It's too early for a Valentine's Day celebration, but John Cariani's ode to love, "Almost, Maine," can be the perfect date-night play. (Gentlemen who are courting and want to seem sensitive and thoughtful, take note.)
When done in an over-the-top manner with a cast desperately and obviously trying to milk Cariani's whimsical script for laughs, the show falls flat — like an unconfident suitor who tries too hard on a first date. But Jester Theater Company, in a production onstage at the Lowndes Shakespeare Center, expertly finds the correct light touch to let the romance blossom.
Director Jay Hopkins has dialed everything back for this production — from the bare-bones set to the simple musical accompaniment to a mostly lower-key comic style from his cast of four. It's somewhat of a departure for Jester, which often hits with louder, broader comedy such as "The Musical of Musicals (The Musical!)" or "Noises Off." And it works like a charm.
Cariani's 2006 play consists of a series of vignettes about the residents of "Almost, Maine," a small, unsophisticated community in the northernmost reaches of the continental U.S. Many of the characters are eccentric, most induce sympathy and all are faced with love and the messy implications of that complicated emotion.
The playwright frequently employs the conceit that in this unusual town, common expressions become literal. So a woman whose heart was broken really has its pieces (she carries it around in a paper bag). Yes, it's very twee, which is why the only way to keep the show from dissolving into sugary dreck is to play it simply and directly. And that's what Jester's production does.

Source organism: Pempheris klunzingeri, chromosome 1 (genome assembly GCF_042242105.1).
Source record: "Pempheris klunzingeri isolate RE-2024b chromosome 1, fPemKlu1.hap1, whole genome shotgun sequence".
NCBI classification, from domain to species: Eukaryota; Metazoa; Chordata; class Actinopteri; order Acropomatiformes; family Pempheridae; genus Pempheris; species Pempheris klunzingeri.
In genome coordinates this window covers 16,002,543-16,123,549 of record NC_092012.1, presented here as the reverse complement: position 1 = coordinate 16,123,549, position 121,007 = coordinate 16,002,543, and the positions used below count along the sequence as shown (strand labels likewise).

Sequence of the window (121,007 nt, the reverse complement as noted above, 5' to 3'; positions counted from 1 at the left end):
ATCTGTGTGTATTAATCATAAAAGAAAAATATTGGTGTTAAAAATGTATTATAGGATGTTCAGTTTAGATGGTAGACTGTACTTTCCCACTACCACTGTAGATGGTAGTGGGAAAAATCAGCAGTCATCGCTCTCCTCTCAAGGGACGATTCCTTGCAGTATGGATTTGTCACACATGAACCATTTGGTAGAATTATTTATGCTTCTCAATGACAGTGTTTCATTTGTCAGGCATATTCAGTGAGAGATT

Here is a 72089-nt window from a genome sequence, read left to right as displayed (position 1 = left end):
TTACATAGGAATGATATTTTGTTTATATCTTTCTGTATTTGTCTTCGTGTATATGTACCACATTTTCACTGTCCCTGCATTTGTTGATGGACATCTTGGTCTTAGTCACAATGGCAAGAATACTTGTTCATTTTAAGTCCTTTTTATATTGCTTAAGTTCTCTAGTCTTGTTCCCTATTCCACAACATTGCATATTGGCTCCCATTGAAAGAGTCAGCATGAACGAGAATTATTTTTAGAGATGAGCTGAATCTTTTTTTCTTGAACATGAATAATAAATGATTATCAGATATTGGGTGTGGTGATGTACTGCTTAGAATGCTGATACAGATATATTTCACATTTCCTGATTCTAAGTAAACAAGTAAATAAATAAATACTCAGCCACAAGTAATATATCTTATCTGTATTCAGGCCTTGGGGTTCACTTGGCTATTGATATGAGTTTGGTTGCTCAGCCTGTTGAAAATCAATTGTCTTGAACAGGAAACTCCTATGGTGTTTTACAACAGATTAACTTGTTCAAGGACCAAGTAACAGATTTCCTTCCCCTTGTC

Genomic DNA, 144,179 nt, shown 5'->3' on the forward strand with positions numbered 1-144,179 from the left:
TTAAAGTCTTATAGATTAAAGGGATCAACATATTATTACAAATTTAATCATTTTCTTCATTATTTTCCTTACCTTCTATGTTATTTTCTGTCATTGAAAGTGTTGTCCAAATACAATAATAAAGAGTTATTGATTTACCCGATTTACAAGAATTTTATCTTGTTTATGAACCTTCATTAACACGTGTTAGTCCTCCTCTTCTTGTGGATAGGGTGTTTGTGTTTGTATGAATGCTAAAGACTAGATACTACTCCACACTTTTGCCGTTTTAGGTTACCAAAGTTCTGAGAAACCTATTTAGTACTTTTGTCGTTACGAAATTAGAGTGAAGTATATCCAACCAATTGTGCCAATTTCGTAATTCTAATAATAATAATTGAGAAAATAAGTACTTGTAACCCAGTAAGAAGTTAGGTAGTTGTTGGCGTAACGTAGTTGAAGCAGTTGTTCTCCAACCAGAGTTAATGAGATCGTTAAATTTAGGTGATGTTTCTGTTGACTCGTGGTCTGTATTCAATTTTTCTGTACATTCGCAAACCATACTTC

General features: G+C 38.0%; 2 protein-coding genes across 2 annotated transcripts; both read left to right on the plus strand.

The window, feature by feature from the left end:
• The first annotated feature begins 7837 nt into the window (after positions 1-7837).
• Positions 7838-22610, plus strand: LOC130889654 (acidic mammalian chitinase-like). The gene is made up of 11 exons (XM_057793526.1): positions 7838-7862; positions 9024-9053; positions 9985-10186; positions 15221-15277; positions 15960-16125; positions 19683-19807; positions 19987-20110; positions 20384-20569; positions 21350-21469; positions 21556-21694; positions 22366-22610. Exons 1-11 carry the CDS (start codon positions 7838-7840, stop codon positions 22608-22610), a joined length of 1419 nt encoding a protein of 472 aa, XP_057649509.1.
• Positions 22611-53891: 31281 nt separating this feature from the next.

The show is beloved by high schools, colleges and other amateur groups because the cast can expand or contract as needed. Jester employs four veterans of its past productions to play the more than a dozen roles, and each shows a keen understanding of the pitfalls of romance.
Gemma Fearn is appealingly sympathetic as a widow who wants to bid farewell to her deceased husband by watching the Northern Lights and later as a woman hoping to return to high-school sweetheart. Ryan Gigliotti has fun as a man who can't feel pain.
Michele Simms Feren adds fun physical comedy as a disgruntled wife who wields a mean ironing board, and then as a tough-talking, snowmobile-racing country gal. But it's Don Fowler who shows the most range — from a sad-sack man who accidentally crashes his ex-girlfriend's bachelorette party, to a blue-collar guy who finds love in an unexpected place, to a soft-hearted artist wannabe.
Diehard cynics and the recently uncoupled had probably best stay away. But for the rest of us, there's an awful lot to love.
• What: A Jester Theater Company production of John Cariani's romantic comedy
• Length: 1:50, including intermission
• Where: Lowndes Shakespeare Center, 812 E. Rollins St., Orlando
• When: 8 p.m. today, Jan. 12; 2 p.m. Sunday, Jan. 13; 8 p.m. Monday, Jan. 14, and Thursday-Saturday, Jan. 17-19.
• Tickets: $18; $15 on Monday, Jan. 14
• Call: 407-447-1700Copyright © 2014, The Baltimore Sun